FBI Informant Details Mexican Mafia's Control Over Prisons
Last Updated: 1402 days ago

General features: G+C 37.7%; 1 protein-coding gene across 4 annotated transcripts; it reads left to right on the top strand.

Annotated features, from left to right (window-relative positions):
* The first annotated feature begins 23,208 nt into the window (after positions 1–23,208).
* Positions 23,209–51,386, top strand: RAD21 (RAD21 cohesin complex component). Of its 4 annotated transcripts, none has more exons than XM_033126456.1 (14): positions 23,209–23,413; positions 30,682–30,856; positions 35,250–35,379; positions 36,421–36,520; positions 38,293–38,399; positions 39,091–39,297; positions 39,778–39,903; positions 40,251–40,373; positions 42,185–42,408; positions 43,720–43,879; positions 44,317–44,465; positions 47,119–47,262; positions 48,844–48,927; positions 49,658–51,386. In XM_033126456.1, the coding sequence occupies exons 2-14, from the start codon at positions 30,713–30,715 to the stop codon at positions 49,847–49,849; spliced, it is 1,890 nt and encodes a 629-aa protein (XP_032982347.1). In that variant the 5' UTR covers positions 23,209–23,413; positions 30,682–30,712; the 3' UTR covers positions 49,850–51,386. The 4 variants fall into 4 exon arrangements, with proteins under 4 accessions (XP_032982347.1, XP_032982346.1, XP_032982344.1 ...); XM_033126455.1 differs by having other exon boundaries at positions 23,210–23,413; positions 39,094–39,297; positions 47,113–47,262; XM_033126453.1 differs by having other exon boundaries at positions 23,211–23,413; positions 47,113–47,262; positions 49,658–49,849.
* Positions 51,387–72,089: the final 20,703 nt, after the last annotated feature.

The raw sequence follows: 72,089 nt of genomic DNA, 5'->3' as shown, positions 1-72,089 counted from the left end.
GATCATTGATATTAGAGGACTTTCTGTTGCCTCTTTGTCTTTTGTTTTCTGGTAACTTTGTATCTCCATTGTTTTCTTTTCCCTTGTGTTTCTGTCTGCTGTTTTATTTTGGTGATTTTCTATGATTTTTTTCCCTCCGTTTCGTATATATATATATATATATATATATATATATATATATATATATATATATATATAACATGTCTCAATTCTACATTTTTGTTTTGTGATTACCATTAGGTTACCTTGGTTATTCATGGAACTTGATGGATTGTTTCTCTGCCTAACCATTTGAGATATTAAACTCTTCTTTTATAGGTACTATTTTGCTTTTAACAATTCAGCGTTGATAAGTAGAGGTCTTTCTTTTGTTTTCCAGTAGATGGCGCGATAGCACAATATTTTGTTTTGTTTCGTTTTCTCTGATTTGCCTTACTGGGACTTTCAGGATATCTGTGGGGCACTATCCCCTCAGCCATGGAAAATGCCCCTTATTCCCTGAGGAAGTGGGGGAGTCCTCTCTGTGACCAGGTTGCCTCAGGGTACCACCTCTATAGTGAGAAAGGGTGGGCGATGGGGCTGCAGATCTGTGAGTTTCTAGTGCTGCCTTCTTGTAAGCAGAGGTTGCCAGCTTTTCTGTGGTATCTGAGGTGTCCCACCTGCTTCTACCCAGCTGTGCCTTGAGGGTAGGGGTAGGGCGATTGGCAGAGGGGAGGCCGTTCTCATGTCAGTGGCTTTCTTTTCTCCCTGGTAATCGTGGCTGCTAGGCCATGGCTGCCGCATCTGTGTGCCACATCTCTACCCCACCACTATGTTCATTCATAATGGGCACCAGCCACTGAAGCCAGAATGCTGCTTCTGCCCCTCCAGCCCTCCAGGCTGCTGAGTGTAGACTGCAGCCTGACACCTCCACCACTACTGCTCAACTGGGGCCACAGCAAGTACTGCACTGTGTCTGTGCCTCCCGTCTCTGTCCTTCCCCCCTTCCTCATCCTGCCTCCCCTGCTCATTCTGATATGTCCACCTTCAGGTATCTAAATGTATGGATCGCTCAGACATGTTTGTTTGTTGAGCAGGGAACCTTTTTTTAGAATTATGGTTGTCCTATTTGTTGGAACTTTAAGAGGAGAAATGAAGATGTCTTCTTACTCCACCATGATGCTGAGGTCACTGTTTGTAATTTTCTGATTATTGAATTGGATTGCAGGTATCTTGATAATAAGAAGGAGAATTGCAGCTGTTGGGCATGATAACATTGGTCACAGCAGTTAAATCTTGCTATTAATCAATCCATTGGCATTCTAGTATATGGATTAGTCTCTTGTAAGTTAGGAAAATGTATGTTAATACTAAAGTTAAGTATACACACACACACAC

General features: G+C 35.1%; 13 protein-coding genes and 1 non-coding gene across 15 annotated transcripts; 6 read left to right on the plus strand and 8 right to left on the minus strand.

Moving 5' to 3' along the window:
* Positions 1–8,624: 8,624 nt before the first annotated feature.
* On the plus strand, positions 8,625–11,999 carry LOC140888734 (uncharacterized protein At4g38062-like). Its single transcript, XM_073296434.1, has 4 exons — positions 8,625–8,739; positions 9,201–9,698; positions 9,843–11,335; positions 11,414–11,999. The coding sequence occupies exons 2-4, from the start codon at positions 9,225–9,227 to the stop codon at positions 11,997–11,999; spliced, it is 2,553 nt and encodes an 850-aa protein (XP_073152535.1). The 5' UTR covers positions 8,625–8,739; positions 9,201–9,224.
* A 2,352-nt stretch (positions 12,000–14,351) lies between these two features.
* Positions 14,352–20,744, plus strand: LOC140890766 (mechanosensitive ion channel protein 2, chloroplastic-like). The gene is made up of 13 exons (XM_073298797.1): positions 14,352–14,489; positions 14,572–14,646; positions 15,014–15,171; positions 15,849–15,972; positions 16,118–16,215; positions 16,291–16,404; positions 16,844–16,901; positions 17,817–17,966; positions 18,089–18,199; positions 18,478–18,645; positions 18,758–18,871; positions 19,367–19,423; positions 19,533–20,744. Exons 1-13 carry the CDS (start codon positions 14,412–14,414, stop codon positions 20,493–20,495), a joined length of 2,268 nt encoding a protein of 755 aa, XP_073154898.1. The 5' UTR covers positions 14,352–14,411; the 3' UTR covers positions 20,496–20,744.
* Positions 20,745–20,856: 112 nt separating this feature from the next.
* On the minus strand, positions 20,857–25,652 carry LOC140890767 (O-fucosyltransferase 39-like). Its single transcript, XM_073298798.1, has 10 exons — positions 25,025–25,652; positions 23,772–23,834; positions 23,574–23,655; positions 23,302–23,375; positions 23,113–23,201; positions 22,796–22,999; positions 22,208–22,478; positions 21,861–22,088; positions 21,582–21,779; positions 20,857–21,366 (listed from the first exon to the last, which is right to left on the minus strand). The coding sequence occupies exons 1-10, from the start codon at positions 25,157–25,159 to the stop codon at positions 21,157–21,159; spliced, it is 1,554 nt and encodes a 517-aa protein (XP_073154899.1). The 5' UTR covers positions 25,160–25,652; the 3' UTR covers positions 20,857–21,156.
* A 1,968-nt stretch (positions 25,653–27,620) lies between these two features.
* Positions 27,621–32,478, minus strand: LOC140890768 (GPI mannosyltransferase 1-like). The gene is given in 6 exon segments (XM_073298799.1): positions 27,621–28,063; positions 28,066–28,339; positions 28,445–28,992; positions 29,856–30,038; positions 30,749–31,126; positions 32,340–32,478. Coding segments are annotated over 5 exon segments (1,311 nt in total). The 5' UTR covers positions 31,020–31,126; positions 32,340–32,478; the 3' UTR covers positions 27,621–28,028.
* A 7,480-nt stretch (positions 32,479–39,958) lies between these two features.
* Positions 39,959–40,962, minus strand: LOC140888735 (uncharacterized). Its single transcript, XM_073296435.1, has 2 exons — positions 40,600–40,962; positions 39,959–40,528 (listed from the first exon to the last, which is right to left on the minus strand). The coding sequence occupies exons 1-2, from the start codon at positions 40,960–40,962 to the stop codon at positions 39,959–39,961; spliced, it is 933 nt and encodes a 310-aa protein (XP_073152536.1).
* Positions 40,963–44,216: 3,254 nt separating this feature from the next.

Authorities are calling Richard J. Donovan Correctional Facility in the South Bay a profit center for organized crime, and an informant for the FBI told 10News how the Mexican Mafia controls local street gangs from inside local prisons."Andrea" was called the facilitator for the godfathers of the Mexican Mafia. She told 10News, "I literally ran all the prisons. Donovan, San Diego Central Jail, I ran it. Vista, George Bailey "Multiple sources told 10News she was a trusted confidant of the highest-ranking members of the mafia."This carnale (slang for 'brother' in Spanish) has the keys. They call it the keys to L.A. The carnales have the keys to San Diego," Andrea said.The carnales are the three top bosses south of Los Angeles. They run their criminal network with near impunity from behind bars."They run the prisons that is how it works," she said.The "uncle" often stays in the SHU, which is the secured housing unit and has the tightest security in prison. The facilitator delivered their orders to the outside world, whether it was about murder or money."A majority of the mafia money comes from sales in prison," said Andrea.Generated by drugs or extortion, the Mexican Mafia -- or Eme -- also charges a tax to gang members behind bars and the gangs on San Diego streets."If they don't meet their quote, there would be hell to pay," said Andrea.Andrea led a double life, as she was also an FBI informant. Her close relationship to the Mexican godfathers helped break a major case for the Violent Crimes Task Force led by the FBI."When they came and approached me, that is what they really wanted -- the dirty cops or guards," she said.Andrea said some prison guards brought drugs into the prison."We pay them x amount of dollars, we give them heroin, we give them meth. They take it in for us, they give it to the inmate it's supposed to go to and it's distributed," she said.There is tremendous profit in this, she added."A piece of crystal, about the size of a dime, goes for $200 in there. On the streets, you're lucky to get $10 for that," said Andrea.Anyone else smuggling in drugs also must pay the mafia a tax, even a corrupt lawyer or greedy bail bondsman, she said."There are lawyers who work for us He (the bondsman) has to give me a chunk of the drugs or give me 10 percent of what he made off of it," said Andrea.The operation is well organized, with each part of the prison designated to a specific person to run. Communication among the members is not a problem."They have tried numerous times to get rid of the cell phones; they can't," said Andrea.She also told 10News it's not just cell phones. Personal letters called kites are passed around, witch each holding secret instructions."There is a code to it. You have to know it," said Andrea.In the letters, any reference to a Las Vegas steak dinner meant they wanted heroin brought into the prison or jail. A monthly car payment meant a section of Donovan owed $500 to the carnales. When there is a mention of a green light, Andrea said, "When we tell someone they have a green light, I am giving orders to go kill somebody."Whenever a green light came out, she would tell the FBI. She said the FBI would then tell the potential target."The FBI did everything it could do so these people would not get hurt," she said.The inside information paid off in a major enforcement operation last spring in which the Violent Crimes Task Force swept through San Diego neighborhoods and arrested several Mexican Mafia soldiers and indicted some of the top Mexican Mafia leadership in California's prisons. They also took down at least one law enforcement officer who worked for the mafia inside San Diego's downtown jail.The informant and the FBI have now had a falling out. She said the FBI broke their promises to protect her, but the FBI said she was caught dealing drugs and is now in jail.She is being held in seclusion to protect her.